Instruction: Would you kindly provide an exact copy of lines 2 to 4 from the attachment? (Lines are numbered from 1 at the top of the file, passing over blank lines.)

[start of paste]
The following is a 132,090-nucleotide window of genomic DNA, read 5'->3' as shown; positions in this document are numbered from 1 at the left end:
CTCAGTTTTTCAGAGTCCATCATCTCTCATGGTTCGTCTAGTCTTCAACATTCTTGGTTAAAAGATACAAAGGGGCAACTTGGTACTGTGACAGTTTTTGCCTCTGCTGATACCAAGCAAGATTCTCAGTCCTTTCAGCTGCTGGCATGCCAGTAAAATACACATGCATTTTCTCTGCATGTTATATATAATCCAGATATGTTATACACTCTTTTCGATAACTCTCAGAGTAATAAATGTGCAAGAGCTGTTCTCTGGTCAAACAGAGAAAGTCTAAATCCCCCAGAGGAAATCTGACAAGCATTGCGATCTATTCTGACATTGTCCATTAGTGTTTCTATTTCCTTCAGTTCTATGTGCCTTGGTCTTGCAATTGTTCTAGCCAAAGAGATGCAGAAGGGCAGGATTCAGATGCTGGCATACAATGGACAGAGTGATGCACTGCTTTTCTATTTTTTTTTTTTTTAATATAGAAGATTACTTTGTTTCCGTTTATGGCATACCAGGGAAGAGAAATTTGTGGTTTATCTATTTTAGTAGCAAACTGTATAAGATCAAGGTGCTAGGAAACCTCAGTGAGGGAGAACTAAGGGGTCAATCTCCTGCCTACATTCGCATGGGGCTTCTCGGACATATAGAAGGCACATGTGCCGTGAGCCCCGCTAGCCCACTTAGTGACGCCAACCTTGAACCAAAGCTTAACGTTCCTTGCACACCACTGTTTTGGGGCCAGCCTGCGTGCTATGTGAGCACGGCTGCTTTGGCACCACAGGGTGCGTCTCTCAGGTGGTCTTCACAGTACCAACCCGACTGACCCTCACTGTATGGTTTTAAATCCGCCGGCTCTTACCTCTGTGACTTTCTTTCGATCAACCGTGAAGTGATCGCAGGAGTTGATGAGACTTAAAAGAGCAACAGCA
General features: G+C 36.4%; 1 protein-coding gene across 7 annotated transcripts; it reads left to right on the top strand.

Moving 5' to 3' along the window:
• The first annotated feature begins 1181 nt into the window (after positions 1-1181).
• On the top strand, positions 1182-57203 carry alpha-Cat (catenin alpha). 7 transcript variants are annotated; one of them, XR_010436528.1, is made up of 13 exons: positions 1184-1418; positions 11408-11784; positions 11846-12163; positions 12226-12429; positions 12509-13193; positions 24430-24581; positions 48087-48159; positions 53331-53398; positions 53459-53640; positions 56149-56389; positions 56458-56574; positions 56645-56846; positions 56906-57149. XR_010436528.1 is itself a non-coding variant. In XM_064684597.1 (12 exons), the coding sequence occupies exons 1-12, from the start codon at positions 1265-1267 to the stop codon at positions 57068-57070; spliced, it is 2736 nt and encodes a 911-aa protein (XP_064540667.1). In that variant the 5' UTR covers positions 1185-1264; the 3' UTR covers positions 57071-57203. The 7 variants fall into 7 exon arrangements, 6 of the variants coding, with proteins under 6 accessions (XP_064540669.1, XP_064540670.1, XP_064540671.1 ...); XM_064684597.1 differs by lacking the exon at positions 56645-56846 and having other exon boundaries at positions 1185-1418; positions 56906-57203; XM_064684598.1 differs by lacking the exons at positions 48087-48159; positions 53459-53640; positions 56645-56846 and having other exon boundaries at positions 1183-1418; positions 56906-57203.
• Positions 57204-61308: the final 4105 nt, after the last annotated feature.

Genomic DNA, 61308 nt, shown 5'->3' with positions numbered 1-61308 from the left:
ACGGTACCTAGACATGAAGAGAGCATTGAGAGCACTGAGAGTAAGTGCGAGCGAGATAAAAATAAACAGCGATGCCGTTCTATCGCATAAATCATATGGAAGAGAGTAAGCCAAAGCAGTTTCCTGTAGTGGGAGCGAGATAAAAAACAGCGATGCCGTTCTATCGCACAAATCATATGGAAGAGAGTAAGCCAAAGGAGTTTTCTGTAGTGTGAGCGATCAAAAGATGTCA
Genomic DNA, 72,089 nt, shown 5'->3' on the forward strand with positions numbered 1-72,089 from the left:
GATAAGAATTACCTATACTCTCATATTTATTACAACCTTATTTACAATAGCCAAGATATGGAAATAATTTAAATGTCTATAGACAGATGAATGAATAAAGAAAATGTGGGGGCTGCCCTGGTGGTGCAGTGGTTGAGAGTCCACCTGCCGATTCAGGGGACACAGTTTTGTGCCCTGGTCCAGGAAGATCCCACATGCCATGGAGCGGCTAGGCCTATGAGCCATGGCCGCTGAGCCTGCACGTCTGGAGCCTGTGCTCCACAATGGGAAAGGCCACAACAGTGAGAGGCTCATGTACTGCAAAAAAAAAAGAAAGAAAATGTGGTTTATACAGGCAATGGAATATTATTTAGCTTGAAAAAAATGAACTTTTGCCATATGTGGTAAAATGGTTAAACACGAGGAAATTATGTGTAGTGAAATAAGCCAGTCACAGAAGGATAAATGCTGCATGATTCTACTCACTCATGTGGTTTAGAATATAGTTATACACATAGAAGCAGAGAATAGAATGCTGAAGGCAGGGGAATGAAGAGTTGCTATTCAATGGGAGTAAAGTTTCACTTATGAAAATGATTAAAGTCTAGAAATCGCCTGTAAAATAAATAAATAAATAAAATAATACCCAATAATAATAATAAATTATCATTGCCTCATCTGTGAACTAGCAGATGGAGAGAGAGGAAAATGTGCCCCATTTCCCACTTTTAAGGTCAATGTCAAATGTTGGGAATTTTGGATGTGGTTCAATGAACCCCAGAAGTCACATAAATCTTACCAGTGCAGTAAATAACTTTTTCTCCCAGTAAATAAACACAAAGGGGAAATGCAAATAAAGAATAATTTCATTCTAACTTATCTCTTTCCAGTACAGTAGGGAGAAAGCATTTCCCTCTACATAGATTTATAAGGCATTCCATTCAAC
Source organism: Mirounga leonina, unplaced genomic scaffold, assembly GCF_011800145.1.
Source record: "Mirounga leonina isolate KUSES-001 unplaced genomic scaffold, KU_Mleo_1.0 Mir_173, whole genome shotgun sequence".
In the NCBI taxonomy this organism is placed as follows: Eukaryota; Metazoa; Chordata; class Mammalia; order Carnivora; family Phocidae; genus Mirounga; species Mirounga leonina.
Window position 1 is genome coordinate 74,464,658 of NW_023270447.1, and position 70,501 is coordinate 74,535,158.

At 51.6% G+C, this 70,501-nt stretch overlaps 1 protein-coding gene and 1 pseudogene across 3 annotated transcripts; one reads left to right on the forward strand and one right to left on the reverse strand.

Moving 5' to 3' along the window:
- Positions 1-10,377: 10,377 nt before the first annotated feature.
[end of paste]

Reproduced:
CTCAGTTTTTCAGAGTCCATCATCTCTCATGGTTCGTCTAGTCTTCAACATTCTTGGTTAAAAGATACAAAGGGGCAACTTGGTACTGTGACAGTTTTTGCCTCTGCTGATACCAAGCAAGATTCTCAGTCCTTTCAGCTGCTGGCATGCCAGTAAAATACACATGCATTTTCTCTGCATGTTATATATAATCCAGATATGTTATACACTCTTTTCGATAACTCTCAGAGTAATAAATGTGCAAGAGCTGTTCTCTGGTCAAACAGAGAAAGTCTAAATCCCCCAGAGGAAATCTGACAAGCATTGCGATCTATTCTGACATTGTCCATTAGTGTTTCTATTTCCTTCAGTTCTATGTGCCTTGGTCTTGCAATTGTTCTAGCCAAAGAGATGCAGAAGGGCAGGATTCAGATGCTGGCATACAATGGACAGAGTGATGCACTGCTTTTCTATTTTTTTTTTTTTTAATATAGAAGATTACTTTGTTTCCGTTTATGGCATACCAGGGAAGAGAAATTTGTGGTTTATCTATTTTAGTAGCAAACTGTATAAGATCAAGGTGCTAGGAAACCTCAGTGAGGGAGAACTAAGGGGTCAATCTCCTGCCTACATTCGCATGGGGCTTCTCGGACATATAGAAGGCACATGTGCCGTGAGCCCCGCTAGCCCACTTAGTGACGCCAACCTTGAACCAAAGCTTAACGTTCCTTGCACACCACTGTTTTGGGGCCAGCCTGCGTGCTATGTGAGCACGGCTGCTTTGGCACCACAGGGTGCGTCTCTCAGGTGGTCTTCACAGTACCAACCCGACTGACCCTCACTGTATGGTTTTAAATCCGCCGGCTCTTACCTCTGTGACTTTCTTTCGATCAACCGTGAAGTGATCGCAGGAGTTGATGAGACTTAAAAGAGCAACAGCA
General features: G+C 36.4%; 1 protein-coding gene across 7 annotated transcripts; it reads left to right on the top strand.

Moving 5' to 3' along the window: